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Editorial: Rowan girl left in limbo

The girl is 14 years old and mentally ill. She’s held in jail without treatment for more than two months because more appropriate facilities apparently can’t be found. A frustrated judge holds hearing after hearing in attempt to get someone to find help for her.
It sounds like a scenario from a third-world country rife with inefficiencies and bureaucratic lethargy and indifference. In reality, it happened here in North Carolina, according to an article in the News & Observer of Raleigh, and the girl is from Rowan County. She had been locked up since Jan. 28 at a detention center in Alexander County while officials bickered over who was at fault for the failure to find a suitable treatment facility for her.
It’s yet another example ó though a particularly egregious one ó of how easy it is for vulnerable clients to plummet through the cracks left by by the state’s bungled attempt at mental-health reform. That reform has been widely criticized for moving many public mental-health services away from regional centers to community-based private providers while failing to ensure that adequate resources at available. More recently, a state audit also revealed that some of the private firms contracted to provide mental-health services used poorly qualified staff and overcharged for questionable services. An attorney for the 14-year-old girl got it right when he put the blame on “systemic failures” ó failures that have occurred on multiple levels but have fallen most heavily on the indigent mentally ill or developmentally disabled.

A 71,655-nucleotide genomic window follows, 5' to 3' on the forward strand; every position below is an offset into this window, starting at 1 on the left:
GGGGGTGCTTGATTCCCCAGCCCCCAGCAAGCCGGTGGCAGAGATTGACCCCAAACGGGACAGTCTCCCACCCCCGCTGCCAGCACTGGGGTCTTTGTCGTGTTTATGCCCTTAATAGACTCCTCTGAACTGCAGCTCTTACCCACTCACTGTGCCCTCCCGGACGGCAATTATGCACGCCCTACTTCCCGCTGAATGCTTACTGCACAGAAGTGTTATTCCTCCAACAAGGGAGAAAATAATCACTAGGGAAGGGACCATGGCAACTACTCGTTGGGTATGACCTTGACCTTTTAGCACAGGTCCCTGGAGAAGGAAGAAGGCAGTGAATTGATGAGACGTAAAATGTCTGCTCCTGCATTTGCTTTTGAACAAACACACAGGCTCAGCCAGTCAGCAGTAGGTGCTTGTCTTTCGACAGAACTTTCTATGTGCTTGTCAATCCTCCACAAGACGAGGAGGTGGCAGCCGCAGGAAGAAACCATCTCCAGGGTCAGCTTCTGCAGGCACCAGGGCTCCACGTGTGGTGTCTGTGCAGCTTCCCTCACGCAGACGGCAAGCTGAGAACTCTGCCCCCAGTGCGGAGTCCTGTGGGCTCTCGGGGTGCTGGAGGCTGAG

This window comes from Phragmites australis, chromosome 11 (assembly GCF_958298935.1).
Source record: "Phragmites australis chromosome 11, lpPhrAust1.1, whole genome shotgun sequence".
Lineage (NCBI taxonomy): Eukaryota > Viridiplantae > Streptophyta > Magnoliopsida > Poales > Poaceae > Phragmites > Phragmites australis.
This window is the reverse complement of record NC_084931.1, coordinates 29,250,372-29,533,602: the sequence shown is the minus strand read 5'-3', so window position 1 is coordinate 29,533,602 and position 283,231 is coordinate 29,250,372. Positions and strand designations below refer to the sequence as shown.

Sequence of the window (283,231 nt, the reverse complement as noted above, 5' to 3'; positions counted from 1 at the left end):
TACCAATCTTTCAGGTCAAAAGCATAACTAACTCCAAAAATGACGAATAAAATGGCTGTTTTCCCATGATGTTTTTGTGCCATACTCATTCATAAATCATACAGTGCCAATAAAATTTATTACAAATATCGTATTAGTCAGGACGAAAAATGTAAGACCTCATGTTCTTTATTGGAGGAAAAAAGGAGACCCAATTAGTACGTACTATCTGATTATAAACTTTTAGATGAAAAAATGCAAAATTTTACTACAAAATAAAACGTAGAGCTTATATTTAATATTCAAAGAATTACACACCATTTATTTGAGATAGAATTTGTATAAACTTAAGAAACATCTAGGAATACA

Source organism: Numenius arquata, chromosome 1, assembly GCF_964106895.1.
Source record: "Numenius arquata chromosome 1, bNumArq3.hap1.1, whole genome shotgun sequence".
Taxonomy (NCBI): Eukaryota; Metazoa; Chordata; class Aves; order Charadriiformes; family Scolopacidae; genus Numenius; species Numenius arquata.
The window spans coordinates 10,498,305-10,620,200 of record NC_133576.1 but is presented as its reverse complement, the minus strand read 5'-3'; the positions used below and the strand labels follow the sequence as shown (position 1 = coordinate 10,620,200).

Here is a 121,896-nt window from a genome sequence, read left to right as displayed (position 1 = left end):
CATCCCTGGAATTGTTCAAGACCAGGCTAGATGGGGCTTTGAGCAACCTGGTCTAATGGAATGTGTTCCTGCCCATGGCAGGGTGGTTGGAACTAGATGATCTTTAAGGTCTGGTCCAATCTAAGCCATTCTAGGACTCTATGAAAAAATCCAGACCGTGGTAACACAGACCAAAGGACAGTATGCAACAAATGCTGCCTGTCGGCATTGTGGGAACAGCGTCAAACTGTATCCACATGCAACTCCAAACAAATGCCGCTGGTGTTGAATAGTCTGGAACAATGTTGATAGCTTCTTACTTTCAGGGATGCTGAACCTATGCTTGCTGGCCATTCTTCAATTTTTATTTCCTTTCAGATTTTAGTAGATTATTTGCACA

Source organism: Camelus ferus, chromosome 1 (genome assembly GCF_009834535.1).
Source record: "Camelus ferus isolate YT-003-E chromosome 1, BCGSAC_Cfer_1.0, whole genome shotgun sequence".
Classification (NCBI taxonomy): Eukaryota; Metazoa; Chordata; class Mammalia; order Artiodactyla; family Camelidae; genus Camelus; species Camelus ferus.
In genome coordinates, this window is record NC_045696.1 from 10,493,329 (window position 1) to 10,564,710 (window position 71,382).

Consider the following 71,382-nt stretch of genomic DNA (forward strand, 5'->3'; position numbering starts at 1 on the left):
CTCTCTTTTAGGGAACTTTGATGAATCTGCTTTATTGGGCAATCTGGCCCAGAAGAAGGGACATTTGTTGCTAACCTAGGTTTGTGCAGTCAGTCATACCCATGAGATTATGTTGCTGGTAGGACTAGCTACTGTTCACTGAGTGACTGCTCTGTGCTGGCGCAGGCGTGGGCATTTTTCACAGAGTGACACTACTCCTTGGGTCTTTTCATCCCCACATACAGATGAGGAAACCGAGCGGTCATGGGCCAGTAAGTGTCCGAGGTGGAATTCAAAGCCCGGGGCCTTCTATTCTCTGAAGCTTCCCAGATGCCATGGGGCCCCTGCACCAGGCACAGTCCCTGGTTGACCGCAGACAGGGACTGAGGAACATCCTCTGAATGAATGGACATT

While several agencies have been involved in the girl’s case, including Piedmont Behavioral Health Care and the Department of Social Services, an administrative law judge ruled that the buck ultimately stops with the state; it has the final responsibility to provide needed services for the girl. Judge Donald W. Overby last week ordered the state to move the girl to a safe and secure site where she can receive adequate treatment ó even if it means having to move her out of North Carolina.
“As a matter of law, as a matter of fact, and as a matter of human rights and fundamental decency,” his order said, “it is an abysmal failure of us as human beings and as a society … for this 14-year-old child to be illegally locked up in a juvenile detention center, and to have been locked up without treatment since Jan. 18, 2008, because the North Carolina mental health system has been unable or unwilling to locate treatment (at a proper facility).”
Gov. Mike Easley recently named former Raleigh city manager Dempsey Benton to lead the Department of Health and Social Services, with job No. 1 being cleanup of the mental health mess. One person can’t reform the reforms, and Benton will need help from the legislature and others who are committed to keeping this issue on the front-burner. But as the case of the 14-year-old Rowan girl illustrates, nothing’s likely to change until someone accepts responsibility and takes charge.


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